By coordinating with state health departments and communicating with each other about patients with C. difficile and antibiotic-resistant infections, hospitals, long-term acute-care facilities and nursing homes could reduce the number of such hospital-acquired infections (HAIs) by an estimated 619,000 cases in the next five years, a new Centers for Disease Control 9 (CDC)-led report has found.
As highlighted in the CDC's monthly Vital Signs monthly report, published on Aug. 4, 2015, mathematical modeling was used to project the number of infections due to carbapenem-resistant Enterobacteriaceae (CRE) when hospital and skilled nursing facilities act independently to enhance infection controls and when they work together in a coordinated response in mathematical models of a generic 10-facility health care network and a 102-facility network in Orange County, Calif. Compared with the independent approach, the coordinated 10-facility model showed CRE infections could be reduced by 74 percent over five years. The 102-facility network model showed CREs could be reduced by 55 percent compared to the independent approach.
"Antibiotic-resistant infections in health care settings are a growing threat in the U.S., killing tens of thousands of people each year," says CDC Director Tom Frieden, M.D., MPH. "New CDC modeling shows that we can dramatically reduce these infections if health care facilities, nursing homes and public health departments work together to improve antibiotic use and infection control so patients are protected."
The report recommends a coordinated, two-part approach to turn this data into action that prevents illness and saves lives:
2. Health care facilities work together and with public health authorities to implement shared infection control actions to stop the spread of antibiotic-resistant germs and C. difficile between facilities
C. difficile is a bacterium that grows in the gut. In individuals exposed to antibiotics, it can cause an illness that ranges from mild to life threatening, with symptoms that include diarrhea, abdominal pain, fever and blood or pus in stool. The most dangerous antibiotic resistant bacteria acquired in hospitals include CRE, MRSA (methicillin-resistant Staphylococcus aureus), and resistant Pseudomonas aeruginosa. These bacteria can cause sepsis, pneumonia, and other types of life-threatening infections.
C. diff and antibiotic-resistant bacteria are spread from patient to patient within hospitals or nursing homes and when patients are transferred from one health care facility to another. For this study, the CDC used a mathematical model developed by physicians and researchers from the University of Utah School of Medicine and the Veterans Affairs Salt Lake City Health Care System.
The researchers developed a model that shows how coordination among facilities could reduce CRE infections over the course of five years after the drug-resistant bacteria enters a network of 10 generic health care facilities. The model projected the spread of CRE infections based on different intervention scenarios run thousands of times, according to Matthew H. Samore, M.D., University of Utah professor and chief of the Division of Epidemiology, director of the Center of Innovation (IDEAS Center) at the VA Salt Lake City Health Care System and a senior co-author on the study.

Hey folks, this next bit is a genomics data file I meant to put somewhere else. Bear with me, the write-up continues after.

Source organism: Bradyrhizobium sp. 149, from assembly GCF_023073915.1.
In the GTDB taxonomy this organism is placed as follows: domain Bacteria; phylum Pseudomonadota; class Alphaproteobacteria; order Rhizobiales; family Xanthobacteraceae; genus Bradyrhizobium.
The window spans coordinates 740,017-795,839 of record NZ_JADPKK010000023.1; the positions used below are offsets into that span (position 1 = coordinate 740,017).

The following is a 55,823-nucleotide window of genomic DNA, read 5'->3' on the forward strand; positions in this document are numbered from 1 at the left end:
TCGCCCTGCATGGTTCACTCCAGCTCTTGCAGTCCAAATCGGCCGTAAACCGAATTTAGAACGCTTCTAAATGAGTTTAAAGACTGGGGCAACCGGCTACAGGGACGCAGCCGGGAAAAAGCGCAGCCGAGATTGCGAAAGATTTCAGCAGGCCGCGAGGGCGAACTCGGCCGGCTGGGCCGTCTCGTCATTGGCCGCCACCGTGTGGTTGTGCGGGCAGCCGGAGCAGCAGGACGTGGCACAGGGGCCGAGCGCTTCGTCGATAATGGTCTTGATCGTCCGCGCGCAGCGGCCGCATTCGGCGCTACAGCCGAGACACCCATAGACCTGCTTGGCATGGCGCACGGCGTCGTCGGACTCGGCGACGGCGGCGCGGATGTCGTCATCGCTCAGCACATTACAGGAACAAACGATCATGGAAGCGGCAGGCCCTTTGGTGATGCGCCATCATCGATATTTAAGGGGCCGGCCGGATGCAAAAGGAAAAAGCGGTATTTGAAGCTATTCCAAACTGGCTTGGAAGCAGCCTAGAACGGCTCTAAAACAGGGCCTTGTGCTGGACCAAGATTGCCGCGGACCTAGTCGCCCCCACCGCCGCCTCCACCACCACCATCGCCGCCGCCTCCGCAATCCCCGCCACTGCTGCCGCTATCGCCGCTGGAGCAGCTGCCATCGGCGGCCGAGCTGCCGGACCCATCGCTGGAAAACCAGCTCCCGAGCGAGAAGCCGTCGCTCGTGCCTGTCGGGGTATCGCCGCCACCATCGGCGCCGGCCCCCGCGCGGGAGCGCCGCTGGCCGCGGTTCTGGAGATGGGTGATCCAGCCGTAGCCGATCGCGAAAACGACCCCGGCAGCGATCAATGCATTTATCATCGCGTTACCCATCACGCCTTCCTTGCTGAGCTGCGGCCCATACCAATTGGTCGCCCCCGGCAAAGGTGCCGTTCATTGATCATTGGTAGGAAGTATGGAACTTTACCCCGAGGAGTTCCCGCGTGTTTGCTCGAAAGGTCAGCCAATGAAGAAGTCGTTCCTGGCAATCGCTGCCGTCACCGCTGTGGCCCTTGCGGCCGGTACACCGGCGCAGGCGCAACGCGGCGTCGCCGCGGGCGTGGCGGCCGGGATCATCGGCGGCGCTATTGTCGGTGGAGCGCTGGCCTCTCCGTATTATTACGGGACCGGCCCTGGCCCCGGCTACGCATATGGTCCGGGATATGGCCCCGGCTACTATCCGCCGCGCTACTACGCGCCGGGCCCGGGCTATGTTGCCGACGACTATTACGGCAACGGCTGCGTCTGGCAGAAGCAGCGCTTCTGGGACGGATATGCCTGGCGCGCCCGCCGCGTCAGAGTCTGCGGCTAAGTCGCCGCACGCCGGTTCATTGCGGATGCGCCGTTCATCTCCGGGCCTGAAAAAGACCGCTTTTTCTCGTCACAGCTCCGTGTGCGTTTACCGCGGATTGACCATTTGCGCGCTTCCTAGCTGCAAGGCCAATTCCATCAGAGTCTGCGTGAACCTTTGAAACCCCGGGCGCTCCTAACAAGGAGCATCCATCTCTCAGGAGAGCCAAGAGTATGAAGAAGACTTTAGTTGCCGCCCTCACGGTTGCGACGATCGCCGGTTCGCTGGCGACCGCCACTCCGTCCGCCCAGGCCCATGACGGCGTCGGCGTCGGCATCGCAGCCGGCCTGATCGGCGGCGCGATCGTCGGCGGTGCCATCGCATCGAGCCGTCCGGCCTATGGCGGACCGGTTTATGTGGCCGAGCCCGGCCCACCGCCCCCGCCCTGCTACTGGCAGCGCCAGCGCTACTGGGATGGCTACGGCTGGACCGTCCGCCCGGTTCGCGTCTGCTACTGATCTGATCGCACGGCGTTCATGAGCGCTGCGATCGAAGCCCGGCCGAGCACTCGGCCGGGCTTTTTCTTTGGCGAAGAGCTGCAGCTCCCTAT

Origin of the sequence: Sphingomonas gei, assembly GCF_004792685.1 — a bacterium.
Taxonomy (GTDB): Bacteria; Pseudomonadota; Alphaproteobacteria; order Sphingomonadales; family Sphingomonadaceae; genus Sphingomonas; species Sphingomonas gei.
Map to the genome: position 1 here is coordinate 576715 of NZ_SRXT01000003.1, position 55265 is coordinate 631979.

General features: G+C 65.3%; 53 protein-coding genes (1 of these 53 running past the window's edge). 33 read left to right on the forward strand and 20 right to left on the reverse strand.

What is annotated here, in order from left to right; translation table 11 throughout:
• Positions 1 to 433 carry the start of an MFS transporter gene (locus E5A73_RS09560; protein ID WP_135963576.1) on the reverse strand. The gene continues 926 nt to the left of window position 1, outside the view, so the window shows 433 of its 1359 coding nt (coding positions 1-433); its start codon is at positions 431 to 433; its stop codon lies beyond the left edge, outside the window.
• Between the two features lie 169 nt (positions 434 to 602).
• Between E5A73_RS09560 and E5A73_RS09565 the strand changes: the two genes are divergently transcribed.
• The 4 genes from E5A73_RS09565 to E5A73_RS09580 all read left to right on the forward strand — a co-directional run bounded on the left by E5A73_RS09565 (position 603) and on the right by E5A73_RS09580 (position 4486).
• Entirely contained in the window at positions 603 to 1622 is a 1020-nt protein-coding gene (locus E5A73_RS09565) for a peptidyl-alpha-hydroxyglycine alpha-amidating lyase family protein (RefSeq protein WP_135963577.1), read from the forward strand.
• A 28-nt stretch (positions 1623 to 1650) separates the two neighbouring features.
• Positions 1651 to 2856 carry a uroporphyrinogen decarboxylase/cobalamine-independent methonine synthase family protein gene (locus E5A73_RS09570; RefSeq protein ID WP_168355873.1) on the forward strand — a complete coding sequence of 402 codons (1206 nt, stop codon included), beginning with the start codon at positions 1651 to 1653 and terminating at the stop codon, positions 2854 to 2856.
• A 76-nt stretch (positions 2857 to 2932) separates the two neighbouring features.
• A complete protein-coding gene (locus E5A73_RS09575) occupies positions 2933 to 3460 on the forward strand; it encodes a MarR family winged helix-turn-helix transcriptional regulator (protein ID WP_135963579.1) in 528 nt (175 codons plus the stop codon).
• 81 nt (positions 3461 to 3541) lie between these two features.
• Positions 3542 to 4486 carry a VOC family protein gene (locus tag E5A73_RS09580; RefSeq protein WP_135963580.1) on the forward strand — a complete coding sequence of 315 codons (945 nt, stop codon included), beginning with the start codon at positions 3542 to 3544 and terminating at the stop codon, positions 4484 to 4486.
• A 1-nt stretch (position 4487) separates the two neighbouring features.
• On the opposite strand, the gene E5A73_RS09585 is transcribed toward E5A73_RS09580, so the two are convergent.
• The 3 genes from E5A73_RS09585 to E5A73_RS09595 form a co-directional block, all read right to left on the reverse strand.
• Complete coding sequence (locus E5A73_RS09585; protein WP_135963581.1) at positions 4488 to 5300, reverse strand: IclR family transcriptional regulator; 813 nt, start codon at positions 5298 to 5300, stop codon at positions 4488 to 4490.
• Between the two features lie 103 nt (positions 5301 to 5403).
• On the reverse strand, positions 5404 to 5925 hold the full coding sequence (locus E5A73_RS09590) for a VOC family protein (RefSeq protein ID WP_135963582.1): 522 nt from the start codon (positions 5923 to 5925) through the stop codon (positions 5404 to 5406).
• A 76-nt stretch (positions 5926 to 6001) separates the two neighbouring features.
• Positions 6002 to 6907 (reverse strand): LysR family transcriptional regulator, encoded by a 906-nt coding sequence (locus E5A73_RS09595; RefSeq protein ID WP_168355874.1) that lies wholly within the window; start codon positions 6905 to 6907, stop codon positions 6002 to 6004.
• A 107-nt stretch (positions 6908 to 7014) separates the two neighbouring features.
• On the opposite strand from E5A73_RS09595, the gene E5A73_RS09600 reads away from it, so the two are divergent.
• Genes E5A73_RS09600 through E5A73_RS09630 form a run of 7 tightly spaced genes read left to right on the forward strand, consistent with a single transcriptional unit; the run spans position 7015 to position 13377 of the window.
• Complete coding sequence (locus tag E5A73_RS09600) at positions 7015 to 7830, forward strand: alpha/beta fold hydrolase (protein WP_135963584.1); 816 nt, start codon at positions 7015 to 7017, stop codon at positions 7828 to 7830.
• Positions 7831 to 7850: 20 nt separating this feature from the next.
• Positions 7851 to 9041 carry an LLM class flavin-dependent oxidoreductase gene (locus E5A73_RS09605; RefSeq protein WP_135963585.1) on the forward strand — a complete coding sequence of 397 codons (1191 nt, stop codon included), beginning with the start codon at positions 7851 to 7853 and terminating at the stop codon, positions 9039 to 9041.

"This modeling shows the advantages of a coordinated strategy to prevent the spread of antibiotic-resistant infections," Samore says. "The actual effectiveness of any intervention is going to depend on a number of factors. But the modeling shows that communication and sharing of information among facilities is much more effective than the standard approach of hospitals and nursing facilities acting independently to stop spread of resistant bacteria."
The 10-facility model showed that the coordinated strategy resulted in an estimated 400 CRE acquisitions over five years. This compares with 2,100 CRE acquisitions under the current approach to reducing those infections, and 1,600 cases of CRE when health care facilities acted independently to enhance infection control.
Beth Bell, M.D., MPH, director of the CDC's National Center for Emerging and Zoonotic Infectious Diseases, says this Vital Signs report is forward-looking in its coordinated response. "We must transform our public health to turn the tide," she says. "The President's FY 2016 budget would accelerate efforts to strengthen our response and improve antibiotic stewardship in health care facilities."
University of Utah epidemiologists are working with the Utah Department of Health to control the spread of HAIs and CREs. Jeanmarie Mayer, M.D., U associate professor of internal medicine and chief epidemiologist for University of Utah Health Care Hospital and Clinics, serves as chair of the Utah Healthcare Infection Prevention Governance Committee, which works with the state health department on a number of avenues regarding HAIs and CREs. These include recommending ways to improve communications between health care facilities regarding patients with CREs and surveillance of the infections.
Utah State Epidemiologist Allyn Nakashima, M.D., says documented cases of CREs must be reported to the Utah Department of Health, and this year the state will begin collecting data from medical laboratories regarding CREs. In a pilot program, the state developed a patient transfer form facilities can use to alert each other regarding patients with CREs. The pilot study found that when individual health care facilities take time to use it, the form is effective.
The study can be found online at: http://www.cdc.gov/mmwr/preview/mmwrhtml/mm6430a4.htm?s_cid=mmmm6430a4_w
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